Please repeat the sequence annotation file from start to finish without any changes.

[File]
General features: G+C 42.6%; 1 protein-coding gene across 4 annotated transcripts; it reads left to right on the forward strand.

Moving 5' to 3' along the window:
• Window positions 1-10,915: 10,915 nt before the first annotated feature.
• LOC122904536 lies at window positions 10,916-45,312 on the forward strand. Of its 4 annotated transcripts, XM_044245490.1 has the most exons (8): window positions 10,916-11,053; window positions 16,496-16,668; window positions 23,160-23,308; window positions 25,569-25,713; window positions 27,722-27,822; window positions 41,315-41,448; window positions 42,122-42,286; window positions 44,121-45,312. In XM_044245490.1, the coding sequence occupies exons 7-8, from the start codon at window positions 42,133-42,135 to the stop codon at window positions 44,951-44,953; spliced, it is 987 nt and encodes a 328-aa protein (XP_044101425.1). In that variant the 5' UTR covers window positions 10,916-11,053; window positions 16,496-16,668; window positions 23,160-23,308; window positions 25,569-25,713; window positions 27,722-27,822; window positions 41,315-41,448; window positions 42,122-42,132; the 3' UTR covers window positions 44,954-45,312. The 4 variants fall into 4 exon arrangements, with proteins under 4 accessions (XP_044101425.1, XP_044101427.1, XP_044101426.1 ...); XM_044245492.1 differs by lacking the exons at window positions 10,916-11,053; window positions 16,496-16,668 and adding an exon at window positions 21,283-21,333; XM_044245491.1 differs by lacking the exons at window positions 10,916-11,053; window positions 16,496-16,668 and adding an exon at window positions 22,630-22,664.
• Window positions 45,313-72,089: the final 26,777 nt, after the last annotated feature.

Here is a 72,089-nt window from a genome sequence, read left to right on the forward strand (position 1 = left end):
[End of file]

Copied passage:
General features: G+C 42.6%; 1 protein-coding gene across 4 annotated transcripts; it reads left to right on the forward strand.

Moving 5' to 3' along the window:
• Window positions 1-10,915: 10,915 nt before the first annotated feature.
• LOC122904536 lies at window positions 10,916-45,312 on the forward strand. Of its 4 annotated transcripts, XM_044245490.1 has the most exons (8): window positions 10,916-11,053; window positions 16,496-16,668; window positions 23,160-23,308; window positions 25,569-25,713; window positions 27,722-27,822; window positions 41,315-41,448; window positions 42,122-42,286; window positions 44,121-45,312. In XM_044245490.1, the coding sequence occupies exons 7-8, from the start codon at window positions 42,133-42,135 to the stop codon at window positions 44,951-44,953; spliced, it is 987 nt and encodes a 328-aa protein (XP_044101425.1). In that variant the 5' UTR covers window positions 10,916-11,053; window positions 16,496-16,668; window positions 23,160-23,308; window positions 25,569-25,713; window positions 27,722-27,822; window positions 41,315-41,448; window positions 42,122-42,132; the 3' UTR covers window positions 44,954-45,312. The 4 variants fall into 4 exon arrangements, with proteins under 4 accessions (XP_044101425.1, XP_044101427.1, XP_044101426.1 ...); XM_044245492.1 differs by lacking the exons at window positions 10,916-11,053; window positions 16,496-16,668 and adding an exon at window positions 21,283-21,333; XM_044245491.1 differs by lacking the exons at window positions 10,916-11,053; window positions 16,496-16,668 and adding an exon at window positions 22,630-22,664.
• Window positions 45,313-72,089: the final 26,777 nt, after the last annotated feature.

Here is a 72,089-nt window from a genome sequence, read left to right on the forward strand (position 1 = left end):